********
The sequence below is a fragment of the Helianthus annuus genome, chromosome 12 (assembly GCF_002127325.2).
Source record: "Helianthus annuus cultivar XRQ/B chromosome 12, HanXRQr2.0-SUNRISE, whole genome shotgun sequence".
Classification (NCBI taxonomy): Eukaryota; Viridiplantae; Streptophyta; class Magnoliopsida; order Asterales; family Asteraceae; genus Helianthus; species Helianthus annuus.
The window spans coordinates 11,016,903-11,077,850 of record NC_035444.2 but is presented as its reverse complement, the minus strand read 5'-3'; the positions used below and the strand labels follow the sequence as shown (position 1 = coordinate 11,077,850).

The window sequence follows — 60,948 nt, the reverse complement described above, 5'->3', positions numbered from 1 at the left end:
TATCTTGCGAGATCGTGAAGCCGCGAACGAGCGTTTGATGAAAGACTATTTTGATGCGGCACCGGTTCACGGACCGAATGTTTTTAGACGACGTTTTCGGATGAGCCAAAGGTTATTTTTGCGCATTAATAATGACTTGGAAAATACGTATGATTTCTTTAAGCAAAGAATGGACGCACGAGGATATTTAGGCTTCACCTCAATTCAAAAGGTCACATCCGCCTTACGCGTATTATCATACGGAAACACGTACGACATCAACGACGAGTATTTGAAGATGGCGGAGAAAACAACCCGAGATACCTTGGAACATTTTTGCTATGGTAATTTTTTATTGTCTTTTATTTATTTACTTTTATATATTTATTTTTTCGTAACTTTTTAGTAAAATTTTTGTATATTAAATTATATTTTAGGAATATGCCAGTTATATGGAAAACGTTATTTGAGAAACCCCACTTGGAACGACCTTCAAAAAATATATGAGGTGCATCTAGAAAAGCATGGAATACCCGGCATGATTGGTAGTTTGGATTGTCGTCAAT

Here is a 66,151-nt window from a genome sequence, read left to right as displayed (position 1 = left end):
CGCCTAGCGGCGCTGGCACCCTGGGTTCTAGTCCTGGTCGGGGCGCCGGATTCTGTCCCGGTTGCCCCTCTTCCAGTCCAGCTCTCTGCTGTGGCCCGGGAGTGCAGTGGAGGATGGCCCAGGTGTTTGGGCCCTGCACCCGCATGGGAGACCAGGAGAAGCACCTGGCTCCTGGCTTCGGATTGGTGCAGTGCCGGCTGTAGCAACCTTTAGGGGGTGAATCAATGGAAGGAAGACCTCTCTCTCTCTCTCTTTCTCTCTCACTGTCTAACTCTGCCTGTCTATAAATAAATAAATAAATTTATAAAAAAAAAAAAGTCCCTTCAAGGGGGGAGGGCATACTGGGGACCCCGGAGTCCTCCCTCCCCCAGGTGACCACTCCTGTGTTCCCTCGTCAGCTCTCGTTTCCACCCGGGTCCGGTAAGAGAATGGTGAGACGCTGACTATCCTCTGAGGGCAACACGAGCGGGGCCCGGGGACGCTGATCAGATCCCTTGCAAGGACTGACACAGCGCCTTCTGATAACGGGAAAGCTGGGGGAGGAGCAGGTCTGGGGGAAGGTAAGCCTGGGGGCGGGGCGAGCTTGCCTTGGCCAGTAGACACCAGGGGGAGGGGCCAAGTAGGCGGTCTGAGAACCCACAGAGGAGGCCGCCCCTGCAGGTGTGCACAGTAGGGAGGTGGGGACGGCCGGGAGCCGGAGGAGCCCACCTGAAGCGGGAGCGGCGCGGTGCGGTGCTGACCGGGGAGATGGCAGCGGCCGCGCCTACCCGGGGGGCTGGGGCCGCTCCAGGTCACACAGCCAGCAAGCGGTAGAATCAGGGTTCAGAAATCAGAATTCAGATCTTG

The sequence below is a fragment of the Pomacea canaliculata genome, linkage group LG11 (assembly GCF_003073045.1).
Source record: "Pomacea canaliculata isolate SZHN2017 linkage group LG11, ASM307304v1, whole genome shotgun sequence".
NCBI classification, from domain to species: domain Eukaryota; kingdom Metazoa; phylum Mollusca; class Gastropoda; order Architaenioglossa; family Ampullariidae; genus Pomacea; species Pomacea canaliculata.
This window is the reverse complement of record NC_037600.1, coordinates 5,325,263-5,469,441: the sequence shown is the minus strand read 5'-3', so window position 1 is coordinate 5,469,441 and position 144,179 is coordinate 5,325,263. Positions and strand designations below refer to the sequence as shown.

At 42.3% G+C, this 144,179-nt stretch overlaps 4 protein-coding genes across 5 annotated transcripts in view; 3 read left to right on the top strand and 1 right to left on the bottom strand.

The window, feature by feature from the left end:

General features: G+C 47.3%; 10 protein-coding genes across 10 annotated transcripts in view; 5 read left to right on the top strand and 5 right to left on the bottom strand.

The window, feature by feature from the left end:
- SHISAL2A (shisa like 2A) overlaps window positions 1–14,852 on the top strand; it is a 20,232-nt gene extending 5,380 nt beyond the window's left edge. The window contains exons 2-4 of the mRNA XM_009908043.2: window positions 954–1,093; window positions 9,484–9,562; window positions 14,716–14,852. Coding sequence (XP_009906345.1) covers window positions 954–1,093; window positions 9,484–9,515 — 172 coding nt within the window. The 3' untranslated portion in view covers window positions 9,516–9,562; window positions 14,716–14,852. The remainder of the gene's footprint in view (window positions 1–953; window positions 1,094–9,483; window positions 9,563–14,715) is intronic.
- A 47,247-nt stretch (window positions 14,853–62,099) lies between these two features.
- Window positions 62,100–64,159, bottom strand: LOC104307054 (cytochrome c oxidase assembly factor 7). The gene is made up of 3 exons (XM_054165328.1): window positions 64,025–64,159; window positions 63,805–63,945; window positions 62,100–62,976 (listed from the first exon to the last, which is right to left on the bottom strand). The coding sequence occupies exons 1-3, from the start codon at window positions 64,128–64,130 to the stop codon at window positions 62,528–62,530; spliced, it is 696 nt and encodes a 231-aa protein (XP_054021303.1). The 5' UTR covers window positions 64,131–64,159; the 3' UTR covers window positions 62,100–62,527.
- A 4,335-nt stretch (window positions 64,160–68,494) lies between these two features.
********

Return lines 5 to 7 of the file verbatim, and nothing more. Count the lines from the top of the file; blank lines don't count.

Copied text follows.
The window sequence follows — 60,948 nt, the reverse complement described above, 5'->3', positions numbered from 1 at the left end:
TATCTTGCGAGATCGTGAAGCCGCGAACGAGCGTTTGATGAAAGACTATTTTGATGCGGCACCGGTTCACGGACCGAATGTTTTTAGACGACGTTTTCGGATGAGCCAAAGGTTATTTTTGCGCATTAATAATGACTTGGAAAATACGTATGATTTCTTTAAGCAAAGAATGGACGCACGAGGATATTTAGGCTTCACCTCAATTCAAAAGGTCACATCCGCCTTACGCGTATTATCATACGGAAACACGTACGACATCAACGACGAGTATTTGAAGATGGCGGAGAAAACAACCCGAGATACCTTGGAACATTTTTGCTATGGTAATTTTTTATTGTCTTTTATTTATTTACTTTTATATATTTATTTTTTCGTAACTTTTTAGTAAAATTTTTGTATATTAAATTATATTTTAGGAATATGCCAGTTATATGGAAAACGTTATTTGAGAAACCCCACTTGGAACGACCTTCAAAAAATATATGAGGTGCATCTAGAAAAGCATGGAATACCCGGCATGATTGGTAGTTTGGATTGTCGTCAAT

Here is a 66,151-nt window from a genome sequence, read left to right as displayed (position 1 = left end):